You can usually tell someone’s age by whether they like their jeans dark and looking brand new, or faded and ripped to shreds. I am old (and thicc) so I am in the first camp. I want my jeans to stay dark as long as possible.
Now, I’m sure someone my age or even older is going to jump in the comments: Not all old people! Simmer down. You can wear them however you want. I will, too, and I like to keep my jeans from fading. Here’s how I do it.
Set the Dye to Keep Jeans Dark
When I was a kid, jeans weren’t pre-washed so they’d turn your legs blue the first time you wore them. So, we learned how to set the dye as soon as we got them home.
To do this, wash them by themselves in a cold, gentle cycle with 1 cup of white vinegar and 2 tablespoons of salt—no detergent, no fabric softener. Set the cycle to soak for an hour then run a cold rinse.
Spot Treat to Protect them
Instead of washing your jeans every time, spot clean any spills with a cool, soapy rag then rinse the area with plain water to remove the soap residue.
Need to freshen certain areas? Sprinkle them with baking soda overnight then shake it into the toilet or trash the next morning. No more odors.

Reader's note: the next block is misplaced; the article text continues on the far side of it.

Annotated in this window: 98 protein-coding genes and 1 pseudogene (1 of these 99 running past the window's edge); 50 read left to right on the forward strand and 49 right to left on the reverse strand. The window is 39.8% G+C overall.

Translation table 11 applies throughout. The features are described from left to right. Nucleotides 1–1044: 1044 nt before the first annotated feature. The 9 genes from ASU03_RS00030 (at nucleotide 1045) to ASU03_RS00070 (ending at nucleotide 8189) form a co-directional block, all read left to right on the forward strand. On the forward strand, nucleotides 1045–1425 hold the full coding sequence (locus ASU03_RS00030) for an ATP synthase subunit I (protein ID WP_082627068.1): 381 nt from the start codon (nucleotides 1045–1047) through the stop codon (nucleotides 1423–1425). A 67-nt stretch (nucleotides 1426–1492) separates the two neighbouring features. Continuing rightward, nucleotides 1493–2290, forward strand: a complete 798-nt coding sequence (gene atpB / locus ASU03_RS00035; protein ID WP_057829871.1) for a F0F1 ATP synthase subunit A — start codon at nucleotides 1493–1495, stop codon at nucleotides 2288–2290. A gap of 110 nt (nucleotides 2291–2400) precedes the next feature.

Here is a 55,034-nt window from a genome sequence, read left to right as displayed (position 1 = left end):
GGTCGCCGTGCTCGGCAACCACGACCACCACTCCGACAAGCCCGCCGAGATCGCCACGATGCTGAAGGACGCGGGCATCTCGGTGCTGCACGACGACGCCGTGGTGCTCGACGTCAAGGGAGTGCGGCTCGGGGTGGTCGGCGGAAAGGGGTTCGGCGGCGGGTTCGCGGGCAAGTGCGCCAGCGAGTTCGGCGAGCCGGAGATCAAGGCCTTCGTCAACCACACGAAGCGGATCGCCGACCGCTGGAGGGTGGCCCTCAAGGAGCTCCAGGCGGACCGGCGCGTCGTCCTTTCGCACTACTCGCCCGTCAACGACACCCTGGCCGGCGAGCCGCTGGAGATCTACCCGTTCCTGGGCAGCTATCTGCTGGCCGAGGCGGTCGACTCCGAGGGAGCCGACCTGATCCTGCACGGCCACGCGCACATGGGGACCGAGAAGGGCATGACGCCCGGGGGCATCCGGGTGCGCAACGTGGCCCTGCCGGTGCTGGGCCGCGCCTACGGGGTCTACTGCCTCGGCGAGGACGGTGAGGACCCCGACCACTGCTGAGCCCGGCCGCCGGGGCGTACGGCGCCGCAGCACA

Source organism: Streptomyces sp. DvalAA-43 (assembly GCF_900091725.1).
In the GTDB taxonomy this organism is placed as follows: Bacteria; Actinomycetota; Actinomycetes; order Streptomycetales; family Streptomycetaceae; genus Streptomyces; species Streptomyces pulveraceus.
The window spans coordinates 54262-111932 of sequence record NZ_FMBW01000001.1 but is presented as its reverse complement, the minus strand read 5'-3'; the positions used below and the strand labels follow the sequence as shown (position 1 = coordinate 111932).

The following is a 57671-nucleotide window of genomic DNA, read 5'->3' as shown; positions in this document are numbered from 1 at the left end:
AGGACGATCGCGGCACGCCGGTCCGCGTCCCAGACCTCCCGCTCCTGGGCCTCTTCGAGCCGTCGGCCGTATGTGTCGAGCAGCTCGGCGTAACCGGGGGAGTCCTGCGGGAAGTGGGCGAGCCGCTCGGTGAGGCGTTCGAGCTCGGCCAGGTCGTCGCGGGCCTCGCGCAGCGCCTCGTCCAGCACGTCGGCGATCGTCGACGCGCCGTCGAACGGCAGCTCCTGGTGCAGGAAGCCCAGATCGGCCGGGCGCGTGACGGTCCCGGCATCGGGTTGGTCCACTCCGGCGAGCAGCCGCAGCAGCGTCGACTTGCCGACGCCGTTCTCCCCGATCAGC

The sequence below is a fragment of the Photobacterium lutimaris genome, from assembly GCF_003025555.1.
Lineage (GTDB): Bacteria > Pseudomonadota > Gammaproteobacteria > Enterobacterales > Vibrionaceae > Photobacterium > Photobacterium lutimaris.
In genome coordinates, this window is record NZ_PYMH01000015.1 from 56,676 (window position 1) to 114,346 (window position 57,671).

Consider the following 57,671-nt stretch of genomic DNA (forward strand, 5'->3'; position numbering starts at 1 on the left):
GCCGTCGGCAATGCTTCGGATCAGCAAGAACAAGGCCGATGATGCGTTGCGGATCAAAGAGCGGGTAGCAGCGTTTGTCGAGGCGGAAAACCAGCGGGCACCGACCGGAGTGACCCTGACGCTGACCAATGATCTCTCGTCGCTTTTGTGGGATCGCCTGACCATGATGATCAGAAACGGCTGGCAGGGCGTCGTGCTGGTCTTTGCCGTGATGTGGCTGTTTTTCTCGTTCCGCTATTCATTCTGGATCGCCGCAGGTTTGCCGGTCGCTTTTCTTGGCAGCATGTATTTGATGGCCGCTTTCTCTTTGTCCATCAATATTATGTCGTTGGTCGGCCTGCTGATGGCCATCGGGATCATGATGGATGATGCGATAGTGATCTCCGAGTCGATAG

Washing Jeans Properly
When you wash jeans, turn them inside out so friction doesn’t rub away the dye. Then use a cold water wash and rinse cycle, preferably with a detergent specifically for dark-colored clothing.
And when sorting your laundry, wash your jeans in a separate load of with other jeans. That way if any of them bleed dye it will boost the color of the other pairs.
Best Way to Dry Jeans
Using a dryer fades jeans. The heat allows the fibers to open and release dye, which the friction rubs away. So, whenever you can, line dry your jeans. And if you’ve got to tumble dry them, then keep them inside out and use the the low-heat setting on the shortest cycle possible.
Now, if only jeans meant to sit at our actual waists would come back in style — and shirts that reached our waists, too!